You must change your thoughts from “should” to “must”: if you don’t have a choice, then you’ll have all the willpower and energy you need! So think in vivid details about what will happen if you don’t change, and then make it worse! Think in vivid details about what will happen when you do change, and then make it even better! The consequences of “one little cookie” are way to small, whilst thinking about the consequences of bad eating meaning you might not be there for your kids’ graduation might be a much stronger motivation! In short, if you didn’t have enough willpower to change a habit, your motivation wasn’t strong enough.

 

 

Don’t depend on others

 

Limiting beliefs can be installed in you from your childhood, family and society, which can leave you doubting yourself and your abilities.  This in turn can lead to you depending on constant feedback e.g. from your boss, to validate yourself, rather than being confident within yourself.   Or else seeking approval from others for fear of embarrassment or ridicule, but why give others this level of control over you?  

 

Love and connection are an essential human need, but how we get it is very different and depending upon specific people leaves you vulnerable. Seriously, not many team leaders give regular, positive (or at least constructive) feedback, even though they all read the textbooks!

 

If your way of feeling connected to people is through what they say about you, then focus more on your friends and family. But essentially you are prioritising others over you, when in actual fact you should love yourself and put yourself first, in all circumstances. To the extreme, this behaviour creates what we call “pleasers”, but that often means not standing up for oneself for fear of upsetting the others, and a perceived lack of confidence.

 

Change your state and break the pattern.  Empower yourself by giving yourself feedback, and a pat on your own back. It’s not about ego, it’s about peace of mind.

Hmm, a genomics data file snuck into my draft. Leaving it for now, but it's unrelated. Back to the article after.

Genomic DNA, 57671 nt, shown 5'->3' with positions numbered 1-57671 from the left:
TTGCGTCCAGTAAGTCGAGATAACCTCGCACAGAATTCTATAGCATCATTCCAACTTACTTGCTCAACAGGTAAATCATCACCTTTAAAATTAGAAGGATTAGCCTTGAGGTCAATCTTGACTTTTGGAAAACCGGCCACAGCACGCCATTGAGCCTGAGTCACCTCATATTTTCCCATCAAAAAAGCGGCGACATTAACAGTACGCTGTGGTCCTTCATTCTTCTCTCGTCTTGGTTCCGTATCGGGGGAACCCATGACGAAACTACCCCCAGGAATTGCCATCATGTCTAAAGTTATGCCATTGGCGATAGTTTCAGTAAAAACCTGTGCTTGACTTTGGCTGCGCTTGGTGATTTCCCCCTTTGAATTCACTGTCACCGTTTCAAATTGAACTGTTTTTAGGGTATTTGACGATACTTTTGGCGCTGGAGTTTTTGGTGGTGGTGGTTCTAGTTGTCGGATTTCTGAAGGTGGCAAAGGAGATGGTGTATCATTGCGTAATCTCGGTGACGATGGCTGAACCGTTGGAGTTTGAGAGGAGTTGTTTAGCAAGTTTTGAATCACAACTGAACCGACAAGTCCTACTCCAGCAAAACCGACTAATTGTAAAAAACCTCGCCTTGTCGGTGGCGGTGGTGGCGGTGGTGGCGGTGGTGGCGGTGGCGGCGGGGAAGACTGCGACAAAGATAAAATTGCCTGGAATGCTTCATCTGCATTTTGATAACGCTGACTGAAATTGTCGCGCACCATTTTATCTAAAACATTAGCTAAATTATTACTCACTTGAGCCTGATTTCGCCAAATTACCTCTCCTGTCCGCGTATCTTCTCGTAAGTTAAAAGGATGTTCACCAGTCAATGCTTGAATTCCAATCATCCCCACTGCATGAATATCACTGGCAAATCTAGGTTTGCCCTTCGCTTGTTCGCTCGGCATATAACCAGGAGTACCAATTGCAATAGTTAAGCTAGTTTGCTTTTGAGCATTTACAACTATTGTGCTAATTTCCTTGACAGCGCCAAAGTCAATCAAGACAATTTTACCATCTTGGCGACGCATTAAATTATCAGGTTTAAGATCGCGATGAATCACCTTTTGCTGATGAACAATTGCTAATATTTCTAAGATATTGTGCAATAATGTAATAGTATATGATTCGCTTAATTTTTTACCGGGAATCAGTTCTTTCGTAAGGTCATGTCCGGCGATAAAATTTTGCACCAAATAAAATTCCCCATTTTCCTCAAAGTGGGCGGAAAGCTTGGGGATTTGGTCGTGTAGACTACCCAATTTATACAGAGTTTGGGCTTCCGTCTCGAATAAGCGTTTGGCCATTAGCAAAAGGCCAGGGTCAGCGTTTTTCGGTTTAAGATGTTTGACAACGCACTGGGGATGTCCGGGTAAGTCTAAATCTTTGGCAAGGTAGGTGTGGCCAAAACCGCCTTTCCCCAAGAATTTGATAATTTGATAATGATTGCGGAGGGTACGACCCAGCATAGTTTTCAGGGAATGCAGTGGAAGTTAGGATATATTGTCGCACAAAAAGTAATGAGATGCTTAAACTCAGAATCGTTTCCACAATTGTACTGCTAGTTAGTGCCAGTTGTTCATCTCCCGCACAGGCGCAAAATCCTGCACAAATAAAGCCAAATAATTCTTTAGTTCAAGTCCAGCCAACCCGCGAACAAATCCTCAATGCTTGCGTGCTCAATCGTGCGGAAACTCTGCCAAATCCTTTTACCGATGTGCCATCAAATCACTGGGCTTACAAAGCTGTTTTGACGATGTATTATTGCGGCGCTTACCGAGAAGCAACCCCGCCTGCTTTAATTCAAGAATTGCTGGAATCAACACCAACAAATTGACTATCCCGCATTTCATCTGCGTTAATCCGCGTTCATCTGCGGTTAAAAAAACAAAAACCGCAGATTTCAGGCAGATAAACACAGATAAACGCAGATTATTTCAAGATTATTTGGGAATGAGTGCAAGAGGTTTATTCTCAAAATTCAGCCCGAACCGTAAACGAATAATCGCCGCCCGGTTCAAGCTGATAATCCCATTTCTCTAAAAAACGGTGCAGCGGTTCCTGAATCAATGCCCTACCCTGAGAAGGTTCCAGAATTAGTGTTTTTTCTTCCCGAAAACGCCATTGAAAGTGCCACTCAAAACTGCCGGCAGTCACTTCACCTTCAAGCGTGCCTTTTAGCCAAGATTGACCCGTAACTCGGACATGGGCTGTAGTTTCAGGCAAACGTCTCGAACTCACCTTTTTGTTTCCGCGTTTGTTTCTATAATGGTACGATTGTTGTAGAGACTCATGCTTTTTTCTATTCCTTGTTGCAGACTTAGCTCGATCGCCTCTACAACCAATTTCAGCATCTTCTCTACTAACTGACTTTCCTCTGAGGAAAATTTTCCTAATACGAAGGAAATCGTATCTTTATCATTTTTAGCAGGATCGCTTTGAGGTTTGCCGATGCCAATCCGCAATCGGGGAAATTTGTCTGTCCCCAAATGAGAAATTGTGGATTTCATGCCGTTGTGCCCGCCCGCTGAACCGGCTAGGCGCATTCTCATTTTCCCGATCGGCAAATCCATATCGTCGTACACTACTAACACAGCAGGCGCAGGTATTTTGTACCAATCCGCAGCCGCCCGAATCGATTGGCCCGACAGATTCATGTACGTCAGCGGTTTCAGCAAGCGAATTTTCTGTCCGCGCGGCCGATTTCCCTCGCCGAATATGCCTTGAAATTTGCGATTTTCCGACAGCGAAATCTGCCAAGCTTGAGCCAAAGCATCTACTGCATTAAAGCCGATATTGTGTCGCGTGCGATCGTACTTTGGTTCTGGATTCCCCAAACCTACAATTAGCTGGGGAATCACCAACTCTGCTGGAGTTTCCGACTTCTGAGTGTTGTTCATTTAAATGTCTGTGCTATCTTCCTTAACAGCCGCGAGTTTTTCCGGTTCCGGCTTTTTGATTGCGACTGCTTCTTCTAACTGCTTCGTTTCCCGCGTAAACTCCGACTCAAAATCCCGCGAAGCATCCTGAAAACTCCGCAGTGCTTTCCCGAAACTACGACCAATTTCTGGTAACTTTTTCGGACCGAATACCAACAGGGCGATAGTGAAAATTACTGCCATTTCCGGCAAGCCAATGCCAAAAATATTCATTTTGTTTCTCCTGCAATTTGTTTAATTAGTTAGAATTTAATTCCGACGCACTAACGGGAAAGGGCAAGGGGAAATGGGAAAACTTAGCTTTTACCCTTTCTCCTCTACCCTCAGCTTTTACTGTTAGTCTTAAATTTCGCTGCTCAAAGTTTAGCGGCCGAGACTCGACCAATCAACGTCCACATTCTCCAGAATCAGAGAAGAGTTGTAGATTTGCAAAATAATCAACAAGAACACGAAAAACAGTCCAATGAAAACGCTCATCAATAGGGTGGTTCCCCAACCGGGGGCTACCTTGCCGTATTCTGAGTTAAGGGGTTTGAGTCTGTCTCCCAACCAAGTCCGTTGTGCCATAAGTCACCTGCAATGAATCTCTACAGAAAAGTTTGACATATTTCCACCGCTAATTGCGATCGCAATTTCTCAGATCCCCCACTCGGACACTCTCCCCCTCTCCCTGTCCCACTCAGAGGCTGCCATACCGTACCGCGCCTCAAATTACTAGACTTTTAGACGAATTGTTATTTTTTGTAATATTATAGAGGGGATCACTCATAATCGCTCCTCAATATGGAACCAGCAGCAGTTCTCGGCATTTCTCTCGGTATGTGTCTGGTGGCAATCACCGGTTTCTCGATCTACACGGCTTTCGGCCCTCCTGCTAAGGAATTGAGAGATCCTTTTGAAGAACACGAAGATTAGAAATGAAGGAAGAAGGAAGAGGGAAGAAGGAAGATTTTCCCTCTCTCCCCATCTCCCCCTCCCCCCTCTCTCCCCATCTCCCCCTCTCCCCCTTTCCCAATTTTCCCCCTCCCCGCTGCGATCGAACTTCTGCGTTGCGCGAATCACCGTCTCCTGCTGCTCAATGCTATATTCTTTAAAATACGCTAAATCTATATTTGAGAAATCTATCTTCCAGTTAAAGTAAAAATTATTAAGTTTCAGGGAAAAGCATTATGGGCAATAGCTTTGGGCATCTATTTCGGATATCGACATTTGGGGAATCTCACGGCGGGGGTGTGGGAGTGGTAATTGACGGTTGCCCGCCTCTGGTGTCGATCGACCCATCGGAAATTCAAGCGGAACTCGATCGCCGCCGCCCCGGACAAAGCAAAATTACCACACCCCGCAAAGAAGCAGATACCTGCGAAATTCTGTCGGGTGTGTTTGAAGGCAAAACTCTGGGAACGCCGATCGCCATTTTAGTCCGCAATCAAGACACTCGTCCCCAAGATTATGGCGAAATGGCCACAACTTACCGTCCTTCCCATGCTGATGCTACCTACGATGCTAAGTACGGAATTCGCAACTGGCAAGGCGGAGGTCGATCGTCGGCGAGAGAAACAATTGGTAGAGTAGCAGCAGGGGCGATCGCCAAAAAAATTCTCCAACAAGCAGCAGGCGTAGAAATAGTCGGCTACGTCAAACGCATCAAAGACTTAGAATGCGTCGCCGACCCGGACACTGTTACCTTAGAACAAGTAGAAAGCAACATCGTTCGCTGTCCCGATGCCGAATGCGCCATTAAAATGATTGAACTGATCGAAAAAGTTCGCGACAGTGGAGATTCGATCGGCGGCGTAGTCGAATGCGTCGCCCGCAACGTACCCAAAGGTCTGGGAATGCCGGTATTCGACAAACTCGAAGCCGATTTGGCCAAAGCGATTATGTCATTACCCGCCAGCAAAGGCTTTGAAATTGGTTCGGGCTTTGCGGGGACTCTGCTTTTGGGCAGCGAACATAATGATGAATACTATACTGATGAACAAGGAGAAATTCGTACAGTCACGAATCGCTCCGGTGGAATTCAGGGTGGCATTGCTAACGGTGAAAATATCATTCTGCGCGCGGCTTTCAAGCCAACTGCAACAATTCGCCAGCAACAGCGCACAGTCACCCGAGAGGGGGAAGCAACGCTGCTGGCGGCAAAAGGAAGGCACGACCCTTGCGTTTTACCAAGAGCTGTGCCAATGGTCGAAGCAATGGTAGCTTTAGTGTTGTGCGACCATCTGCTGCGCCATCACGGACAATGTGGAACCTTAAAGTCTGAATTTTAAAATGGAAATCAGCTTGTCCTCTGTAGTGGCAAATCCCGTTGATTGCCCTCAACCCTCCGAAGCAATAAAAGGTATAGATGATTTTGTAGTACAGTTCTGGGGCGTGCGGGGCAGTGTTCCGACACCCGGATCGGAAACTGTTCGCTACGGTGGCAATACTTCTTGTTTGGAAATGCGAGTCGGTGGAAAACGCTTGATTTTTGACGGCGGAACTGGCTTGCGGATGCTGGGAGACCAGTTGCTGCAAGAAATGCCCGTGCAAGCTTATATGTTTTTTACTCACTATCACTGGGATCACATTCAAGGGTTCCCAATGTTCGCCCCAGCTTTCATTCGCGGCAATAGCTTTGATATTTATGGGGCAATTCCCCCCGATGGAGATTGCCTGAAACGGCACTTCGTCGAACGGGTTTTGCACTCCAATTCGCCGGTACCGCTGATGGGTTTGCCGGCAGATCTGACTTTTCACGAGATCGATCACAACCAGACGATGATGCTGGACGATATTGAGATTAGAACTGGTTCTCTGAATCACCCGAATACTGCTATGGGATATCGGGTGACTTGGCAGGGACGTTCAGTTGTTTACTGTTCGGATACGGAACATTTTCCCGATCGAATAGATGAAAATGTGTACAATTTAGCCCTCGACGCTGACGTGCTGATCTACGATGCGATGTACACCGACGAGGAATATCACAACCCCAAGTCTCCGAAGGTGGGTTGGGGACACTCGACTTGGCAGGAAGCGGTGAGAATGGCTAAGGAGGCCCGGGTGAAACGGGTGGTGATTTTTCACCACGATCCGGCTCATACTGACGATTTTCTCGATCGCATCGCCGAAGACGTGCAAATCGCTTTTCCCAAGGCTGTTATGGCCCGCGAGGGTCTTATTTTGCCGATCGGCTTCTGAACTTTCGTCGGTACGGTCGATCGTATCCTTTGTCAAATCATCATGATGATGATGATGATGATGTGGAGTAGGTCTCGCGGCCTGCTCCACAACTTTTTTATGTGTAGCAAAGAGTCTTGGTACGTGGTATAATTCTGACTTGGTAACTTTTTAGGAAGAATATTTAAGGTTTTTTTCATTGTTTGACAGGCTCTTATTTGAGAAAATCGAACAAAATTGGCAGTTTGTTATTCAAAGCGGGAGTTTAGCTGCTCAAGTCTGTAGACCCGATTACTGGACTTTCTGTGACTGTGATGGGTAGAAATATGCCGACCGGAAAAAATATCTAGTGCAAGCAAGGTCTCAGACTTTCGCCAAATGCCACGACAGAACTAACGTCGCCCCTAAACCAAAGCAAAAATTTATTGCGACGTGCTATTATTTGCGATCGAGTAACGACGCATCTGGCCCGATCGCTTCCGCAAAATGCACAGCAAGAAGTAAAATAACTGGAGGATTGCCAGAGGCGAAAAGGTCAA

Visualise what you want and where you want to go, let this be your driving force to action

 

Finally, visualise and focus on what you can do, where you want to go and what you want to become. Make a decision that you won't settle for where you are right now.  Visualise this as often as possible and make sure that everything you are doing and working on right now, aligns to this.

 

Once again, this is based on science: the greatest athletes in the world spend time visualising in vivid detail their next race or competition, because it helps wire the brain with the right connections.

 

Remember, anything you focus on, on a consistent basis, you become, so you must harness the power of mental focus in the right way - don't focus on ''why this is happening to me'' otherwise this is what you will experience.  What you focus on is what you will manifest in life. Anxiety is visualising yourself failing, happiness is the opposite, it's visualising yourself succeeding, allowing you to live out the truest expression of yourself.  

 

So think big, have courage and take action, with an unwavering knowing that anything is possible. Stop focusing on how to make a living, focus on how to make a fulfilling life. If you subconsciously believe you can only achieve a certain amount, then this is all that you will achieve.  

 

Remember, there will be storms but, just like the tree, with its strong roots firmly in the ground, you can weather the storm. Be bold and set your goals high, you may be surprised with what you can achieve. And if you need help along the way, you can always reach out to an executive coach!

 

Caroline Bonpain

 

CoreFusionCoaching.com